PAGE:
On the morning of August 30th Martin got up early to do some filming and then after breakfast we put Patrick on a train again because he needed to retrieve some stuff from Oxford (he would also leave my bike with Chris to be picked up later when Martin went to collect his car). Martin and I then set off for the final leg into London. After a while we picked up National Cycle Network Route 4, crossed The Thames from Shepperton to Weybridge on the pedestrian and cycle ferry, then followed the river to Kingston before taking a short cut through Richmond Park. We were aiming to reach the South Bank in time to join Critical Mass and were cutting it a bit fine so we had to press on without stopping for any more filming. We cycled round Parliament Square and crossed Westminster Bridge, arriving at the meeting point with about ten minutes to spare. It was Martin’s first Critical Mass.
We had been blessed with fine weather for the whole five day trip and the sunshine brought lots of people out for the Mass. It is hard to estimate numbers but at a guess there were maybe 800 riders. There was also (unusually) a samba band distributed amongst several pedicabs which added to the carnival atmosphere. I got up near the front as we approached Trafalgar Square and took part in a sprint down The Mall to Buckingham Palace where I waited at the Victoria Memorial for everyone else to arrive. After doing a bit of filming with my GoPro I sat down to chill out but a woman asked if I had a pump and I ended up fixing a puncture. By the time her bike was ready to go the Mass had left and Martin had gone off to a pub so I headed up to Kings Cross to catch a train home. Although we had been travelling at what for me was a slow pace I was aching a bit from having to get on and off the bike so often, and from carrying a rucksack, which is really not to be recommended on a long journey.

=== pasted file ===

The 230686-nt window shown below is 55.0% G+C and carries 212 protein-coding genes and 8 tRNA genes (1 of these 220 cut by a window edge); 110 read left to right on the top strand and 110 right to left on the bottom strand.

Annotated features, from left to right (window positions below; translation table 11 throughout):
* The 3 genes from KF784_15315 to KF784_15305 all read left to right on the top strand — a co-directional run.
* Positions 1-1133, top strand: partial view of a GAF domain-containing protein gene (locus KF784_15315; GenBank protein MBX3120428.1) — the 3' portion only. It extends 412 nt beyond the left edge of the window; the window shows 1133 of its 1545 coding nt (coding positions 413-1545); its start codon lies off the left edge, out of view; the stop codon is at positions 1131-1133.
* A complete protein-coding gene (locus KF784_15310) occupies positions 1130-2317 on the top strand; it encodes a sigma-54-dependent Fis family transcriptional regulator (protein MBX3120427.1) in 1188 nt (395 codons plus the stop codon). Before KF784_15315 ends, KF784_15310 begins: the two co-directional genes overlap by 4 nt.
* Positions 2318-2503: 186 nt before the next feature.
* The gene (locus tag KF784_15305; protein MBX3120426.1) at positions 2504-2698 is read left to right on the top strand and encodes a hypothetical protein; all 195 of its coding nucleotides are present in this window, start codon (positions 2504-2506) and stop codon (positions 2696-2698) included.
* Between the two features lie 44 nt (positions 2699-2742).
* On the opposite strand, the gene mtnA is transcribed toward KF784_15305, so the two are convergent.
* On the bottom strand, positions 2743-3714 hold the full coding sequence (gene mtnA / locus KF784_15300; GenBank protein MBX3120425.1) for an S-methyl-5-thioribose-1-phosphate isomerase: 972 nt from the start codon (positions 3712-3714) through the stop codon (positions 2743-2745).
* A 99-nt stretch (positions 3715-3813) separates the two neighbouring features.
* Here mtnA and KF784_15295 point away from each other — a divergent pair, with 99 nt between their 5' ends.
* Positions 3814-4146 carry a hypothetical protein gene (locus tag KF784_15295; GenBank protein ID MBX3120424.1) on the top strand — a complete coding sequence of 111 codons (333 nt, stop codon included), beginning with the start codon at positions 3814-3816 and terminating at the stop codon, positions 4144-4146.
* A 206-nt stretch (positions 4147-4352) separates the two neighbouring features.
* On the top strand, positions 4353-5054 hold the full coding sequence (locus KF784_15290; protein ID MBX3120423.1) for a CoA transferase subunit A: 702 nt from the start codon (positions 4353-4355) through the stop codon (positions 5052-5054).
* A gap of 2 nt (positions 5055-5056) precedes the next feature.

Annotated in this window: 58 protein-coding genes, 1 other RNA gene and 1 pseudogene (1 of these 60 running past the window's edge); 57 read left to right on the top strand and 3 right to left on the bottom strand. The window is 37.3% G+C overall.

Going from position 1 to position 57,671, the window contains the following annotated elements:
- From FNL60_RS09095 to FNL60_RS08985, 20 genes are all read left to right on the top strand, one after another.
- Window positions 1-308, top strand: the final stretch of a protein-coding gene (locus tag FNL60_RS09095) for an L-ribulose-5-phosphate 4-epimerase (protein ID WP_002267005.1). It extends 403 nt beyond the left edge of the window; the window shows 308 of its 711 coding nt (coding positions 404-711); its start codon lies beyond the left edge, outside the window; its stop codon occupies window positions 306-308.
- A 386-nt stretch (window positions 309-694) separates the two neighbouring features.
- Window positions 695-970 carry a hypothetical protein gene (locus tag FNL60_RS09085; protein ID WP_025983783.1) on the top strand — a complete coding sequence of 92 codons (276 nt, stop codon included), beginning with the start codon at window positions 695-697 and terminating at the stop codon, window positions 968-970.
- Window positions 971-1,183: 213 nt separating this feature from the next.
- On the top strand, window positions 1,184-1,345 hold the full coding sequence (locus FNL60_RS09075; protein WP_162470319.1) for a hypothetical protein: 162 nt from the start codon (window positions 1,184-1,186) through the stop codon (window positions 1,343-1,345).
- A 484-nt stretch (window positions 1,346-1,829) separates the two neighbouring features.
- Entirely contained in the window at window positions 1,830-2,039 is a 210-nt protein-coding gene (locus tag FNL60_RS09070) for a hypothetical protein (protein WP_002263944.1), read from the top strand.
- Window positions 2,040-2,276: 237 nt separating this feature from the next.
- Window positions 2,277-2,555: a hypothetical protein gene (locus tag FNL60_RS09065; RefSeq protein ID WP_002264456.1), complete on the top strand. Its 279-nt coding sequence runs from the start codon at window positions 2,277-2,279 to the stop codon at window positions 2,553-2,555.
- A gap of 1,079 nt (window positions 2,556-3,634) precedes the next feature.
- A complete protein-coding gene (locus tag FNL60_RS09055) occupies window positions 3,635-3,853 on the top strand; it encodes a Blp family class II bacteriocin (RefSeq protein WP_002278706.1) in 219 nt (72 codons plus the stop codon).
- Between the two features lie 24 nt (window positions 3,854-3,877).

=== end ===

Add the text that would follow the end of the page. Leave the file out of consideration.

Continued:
Last week Martin sent out an invite to the screening of a trailer for the film, which will be called “Liquid History – A Journey down the River Thames”. The screening was on Friday at Arch1 near Canning Town. Patrick finished the editing in the nick of time but there was not much of an audience – apart from the musicians who were there for a blues jam. So we showed them the trailer and to be honest it didn’t create a great deal of excitement, though it was at least received with polite applause. I think some people may have been more confused then anything! Still, it was a rushed edit and there is a lot of footage to work with.